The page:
On 28 May, the spokesperson for Haftar’s Libyan National Army (LNA) Colonel Ahmed Mesmari said that the LNA was coordinating with Egypt’s military over the air strikes. The Libyan House of Representatives (HoR) praised the Egyptian airstrikes on Derna, while the Government of National Accord (GNA) condemned them as a gross violation of Libya’ sovereignty. During a press conference in Cairo on 29 May, Egyptian foreign minister Sameh Shoukry said jihadist training camps in Libya were a huge threat to Egypt and that Egypt had targeted the bases of these organizations in full coordination with the LNA. The Russian foreign minister Sergei Lavrov was also at the press conference.

On 27 May, Ansar al-Sharia (AS) officially announced that it had disbanded itself. AS’s leadership and fighting force has been weakened over the last three years through its fight against the Libyan National Army (LNA). The disbanding statement is significant because it may undermine the ideological conviction of fighters still allied with AS under the umbrella of the Benghazi Revolutionary Shura Council (BRSC). The final remnants of AS, along with the BRSC and ISIS, are besieged in their last two Benghazi enclaves of Sabri and Souq al-Hout. Interestingly, pro-ISIS media accounts celebrated AS’s disbanding as ‘inevitable’ and criticized the group for failing to unify its loyalties under the ISIS banner.

A weekly update of ISIS’s actions, the Western response, and developments pertaining to Libya’s other militias is available by subscribing here. To read about Western countries’ responses to ISIS in Libya this week, click here. To read their explanation of the developments within the anti-ISIS Coalition of Libyan militias, click here.

To read all four sections of this week’s Eye on ISIS in Libya report, click here. To subscribe to receive this report weekly into your inbox, sign up on the subscribe page.

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Islamist militias created a joint Shura Council of Derna region. Claim support for Benghazi Shura Council. #Libya

Click the following link for a safe PDF copy: Majlis Shūrā al-Mujāhidīn Darnah: “The Blessed Month of Ramaḍān .. Congratulations to Our Noble People .. And an Admonition to the Aggressors .. And a Response to the Deceivers”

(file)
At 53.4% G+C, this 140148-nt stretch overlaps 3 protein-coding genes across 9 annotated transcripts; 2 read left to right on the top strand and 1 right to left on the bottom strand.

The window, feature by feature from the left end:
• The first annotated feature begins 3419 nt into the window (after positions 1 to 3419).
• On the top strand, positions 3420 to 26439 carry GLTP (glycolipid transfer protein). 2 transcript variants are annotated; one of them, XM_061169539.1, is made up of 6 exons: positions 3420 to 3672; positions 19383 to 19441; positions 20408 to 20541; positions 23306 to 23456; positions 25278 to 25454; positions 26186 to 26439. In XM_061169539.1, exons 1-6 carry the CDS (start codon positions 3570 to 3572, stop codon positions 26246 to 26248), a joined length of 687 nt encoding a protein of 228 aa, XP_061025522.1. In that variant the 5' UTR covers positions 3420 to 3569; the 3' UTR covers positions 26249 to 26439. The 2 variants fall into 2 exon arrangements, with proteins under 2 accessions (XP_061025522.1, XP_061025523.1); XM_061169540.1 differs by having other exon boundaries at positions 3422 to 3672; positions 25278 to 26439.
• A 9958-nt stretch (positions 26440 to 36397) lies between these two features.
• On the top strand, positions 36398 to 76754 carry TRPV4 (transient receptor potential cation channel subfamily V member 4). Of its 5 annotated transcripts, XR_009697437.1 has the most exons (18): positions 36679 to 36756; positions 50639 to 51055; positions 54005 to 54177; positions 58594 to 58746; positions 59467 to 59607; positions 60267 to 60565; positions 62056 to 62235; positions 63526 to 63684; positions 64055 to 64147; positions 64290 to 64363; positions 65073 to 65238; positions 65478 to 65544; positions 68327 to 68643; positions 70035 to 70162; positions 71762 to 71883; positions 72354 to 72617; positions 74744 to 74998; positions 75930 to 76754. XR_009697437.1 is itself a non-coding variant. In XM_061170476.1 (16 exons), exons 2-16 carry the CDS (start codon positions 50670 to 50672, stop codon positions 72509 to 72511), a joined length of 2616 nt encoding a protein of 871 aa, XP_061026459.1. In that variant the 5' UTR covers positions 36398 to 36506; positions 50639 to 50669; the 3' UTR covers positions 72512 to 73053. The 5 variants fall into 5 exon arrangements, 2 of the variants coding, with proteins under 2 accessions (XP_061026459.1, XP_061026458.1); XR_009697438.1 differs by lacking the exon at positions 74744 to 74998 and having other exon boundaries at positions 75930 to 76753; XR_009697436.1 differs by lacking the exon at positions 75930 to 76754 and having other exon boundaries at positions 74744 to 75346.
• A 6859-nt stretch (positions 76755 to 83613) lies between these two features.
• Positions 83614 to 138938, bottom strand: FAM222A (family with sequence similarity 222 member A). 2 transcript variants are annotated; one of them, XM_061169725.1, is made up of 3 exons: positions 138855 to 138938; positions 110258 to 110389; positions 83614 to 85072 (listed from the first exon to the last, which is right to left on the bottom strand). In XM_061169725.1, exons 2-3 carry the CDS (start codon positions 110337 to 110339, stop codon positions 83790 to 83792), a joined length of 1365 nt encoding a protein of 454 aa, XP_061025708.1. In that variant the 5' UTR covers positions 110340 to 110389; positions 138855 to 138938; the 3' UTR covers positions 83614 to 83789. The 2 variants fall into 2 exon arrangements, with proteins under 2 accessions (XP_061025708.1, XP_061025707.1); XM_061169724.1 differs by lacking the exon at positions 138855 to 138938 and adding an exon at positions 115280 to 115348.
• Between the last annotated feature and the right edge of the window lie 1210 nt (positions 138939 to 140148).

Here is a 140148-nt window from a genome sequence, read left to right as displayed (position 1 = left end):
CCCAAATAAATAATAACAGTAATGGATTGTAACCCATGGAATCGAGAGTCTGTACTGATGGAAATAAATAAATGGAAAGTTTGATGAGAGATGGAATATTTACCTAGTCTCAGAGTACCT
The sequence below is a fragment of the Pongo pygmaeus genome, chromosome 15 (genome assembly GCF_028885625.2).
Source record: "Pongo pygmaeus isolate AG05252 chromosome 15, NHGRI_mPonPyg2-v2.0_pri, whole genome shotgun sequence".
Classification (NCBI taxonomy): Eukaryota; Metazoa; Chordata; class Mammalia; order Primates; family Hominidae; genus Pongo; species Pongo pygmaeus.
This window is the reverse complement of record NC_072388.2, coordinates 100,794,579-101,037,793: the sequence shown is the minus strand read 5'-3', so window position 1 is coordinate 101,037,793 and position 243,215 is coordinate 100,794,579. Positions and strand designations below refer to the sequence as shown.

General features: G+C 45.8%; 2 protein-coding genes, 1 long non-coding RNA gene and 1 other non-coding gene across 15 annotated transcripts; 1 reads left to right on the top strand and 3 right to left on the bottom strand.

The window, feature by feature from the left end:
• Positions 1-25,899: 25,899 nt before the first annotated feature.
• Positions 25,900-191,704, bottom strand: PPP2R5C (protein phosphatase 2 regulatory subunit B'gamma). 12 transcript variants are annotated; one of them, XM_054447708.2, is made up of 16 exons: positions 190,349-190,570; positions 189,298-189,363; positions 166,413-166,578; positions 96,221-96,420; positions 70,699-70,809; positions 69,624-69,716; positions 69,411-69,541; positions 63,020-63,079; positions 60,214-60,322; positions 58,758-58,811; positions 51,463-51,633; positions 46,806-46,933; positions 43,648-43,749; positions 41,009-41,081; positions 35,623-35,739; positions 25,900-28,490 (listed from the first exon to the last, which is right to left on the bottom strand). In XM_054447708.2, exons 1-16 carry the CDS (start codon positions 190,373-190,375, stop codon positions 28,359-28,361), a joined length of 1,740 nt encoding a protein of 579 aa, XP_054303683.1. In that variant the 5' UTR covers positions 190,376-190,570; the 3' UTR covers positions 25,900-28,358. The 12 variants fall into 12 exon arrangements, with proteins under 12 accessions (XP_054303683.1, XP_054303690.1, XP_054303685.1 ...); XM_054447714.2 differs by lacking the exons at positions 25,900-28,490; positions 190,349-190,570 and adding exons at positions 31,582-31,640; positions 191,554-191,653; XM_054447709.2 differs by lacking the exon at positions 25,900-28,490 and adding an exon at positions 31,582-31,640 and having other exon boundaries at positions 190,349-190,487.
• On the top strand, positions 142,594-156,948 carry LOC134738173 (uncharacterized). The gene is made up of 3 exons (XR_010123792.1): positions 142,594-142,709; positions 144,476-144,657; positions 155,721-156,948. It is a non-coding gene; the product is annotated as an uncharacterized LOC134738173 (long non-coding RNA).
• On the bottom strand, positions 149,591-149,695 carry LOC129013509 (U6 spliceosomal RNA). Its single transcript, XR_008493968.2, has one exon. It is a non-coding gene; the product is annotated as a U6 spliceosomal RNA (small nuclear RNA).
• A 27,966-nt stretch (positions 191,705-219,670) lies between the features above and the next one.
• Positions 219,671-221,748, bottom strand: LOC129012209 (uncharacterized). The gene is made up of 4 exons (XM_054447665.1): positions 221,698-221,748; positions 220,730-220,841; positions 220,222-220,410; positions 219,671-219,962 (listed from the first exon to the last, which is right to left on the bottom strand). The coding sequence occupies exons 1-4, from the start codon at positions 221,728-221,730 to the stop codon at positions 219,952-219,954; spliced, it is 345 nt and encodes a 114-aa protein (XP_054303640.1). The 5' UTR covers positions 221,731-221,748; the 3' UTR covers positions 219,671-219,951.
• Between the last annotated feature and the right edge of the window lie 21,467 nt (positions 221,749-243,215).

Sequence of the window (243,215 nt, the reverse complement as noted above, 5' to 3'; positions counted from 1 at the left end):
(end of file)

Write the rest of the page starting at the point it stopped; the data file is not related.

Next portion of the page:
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Source: Telegram

To inquire about a translation for this statement for a fee email: azelin@jihadology.net

Islamist militias created a joint Shura Council of Derna region. Claim support for Benghazi Shura Council. #Libya

Click the following link for a safe PDF copy: Majlis Shūrā al-Mujāhidīn Darnah — The Military Official and Member of Majlis Shūrā the Mujāhid Brother Jād Allah al-Manṣūrī- The March of Jihād and Good Conclusion

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Source: Telegram

To inquire about a translation for this statement for a fee email: azelin@jihadology.net

ISIS in Action and Other Jihadi Actors

On 7 May, ISIS’s official media arm claimed responsibility for an ambush of fighters belonging to the Government of National Accord (GNA) affiliated Misratan Third Force 100km south-west of Sirte. The Misratans were attacked in the al-Loud agricultural district as they were being transported by bus from Jufra to Misrata. Two Misratans were killed and one was injured in the assault. This is the first official operation claimed by ISIS since its defeat at the hands of the Misratan-led al-Bunyan al-Marsus coalition in Sirte in December.

Many Misratans are angry at what they see as an ‘ill-fated alliance’ between moderate Misratans and the Benghazi Defence Brigades (BDB). The BDB have withdrawn from Jufra to camp elsewhere in the desert south of Sirte. One of the BDB’s commanders, al-Saadi al-Nawfali, is known to have been a former leader of Ansar al-Sharia in Ajdabiya and is believed to be closely connected with Libyans who joined ISIS.

Last week, a new video was published showing the execution of an Algerian ISIS fighter by Captain Mahmood al-Werfalli, a notorious field commander of the Libyan National Army’s (LNA) Saiqa Special Forces. The ISIS fighter is believed to be Milood Abu Azzaz who was captured on 6 May by LNA fighters in the Sabri area of Benghazi, as he was preparing an IED. Azzaz was handed over to Werfalli, who executed him on film ‘under Sharia proceedings’ the same day.

On 4 May, the Libyan National Army (LNA) tentatively began a ground assault against the remaining jihadist enclaves in Sabri and Souq al-Hout in central Benghazi. They met with fierce resistance from jihadist fighters who are deploying IEDs and explosives in these areas to slow down the LNA’s advance. Days earlier, the Libya Free Martyrs Brigade, one of the militias fighting under the umbrella of the Benghazi Revolutionary Shura Council (BRSC), issued a statement declaring its intent to fight to the death and calling for support from allies.

On 8 May, the LNA launched its full assault against the jihadist enclaves and LNA fighters have reportedly taken Benghazi port and a number of areas in Souq al-Hout. A medical source said hospitals had received 12 LNA dead and 20 wounded since the new offensive began. On 5 May, an LNA commando force managed to sneak into Derna Mujahadeen Shura Council (DMSC) held territory south of Derna and destroyed a DMSC tank with explosives.

A weekly update of ISIS’s actions, the Western response, and developments pertaining to Libya’s other militias is available by subscribing here. To read about Western countries’ responses to ISIS in Libya this week, click here. To read their explanation of the developments within the anti-ISIS Coalition of Libyan militias, click here.

To read all four sections of this week’s Eye on ISIS in Libya report, click here. To subscribe to receive this report weekly into your inbox, sign up on the subscribe page.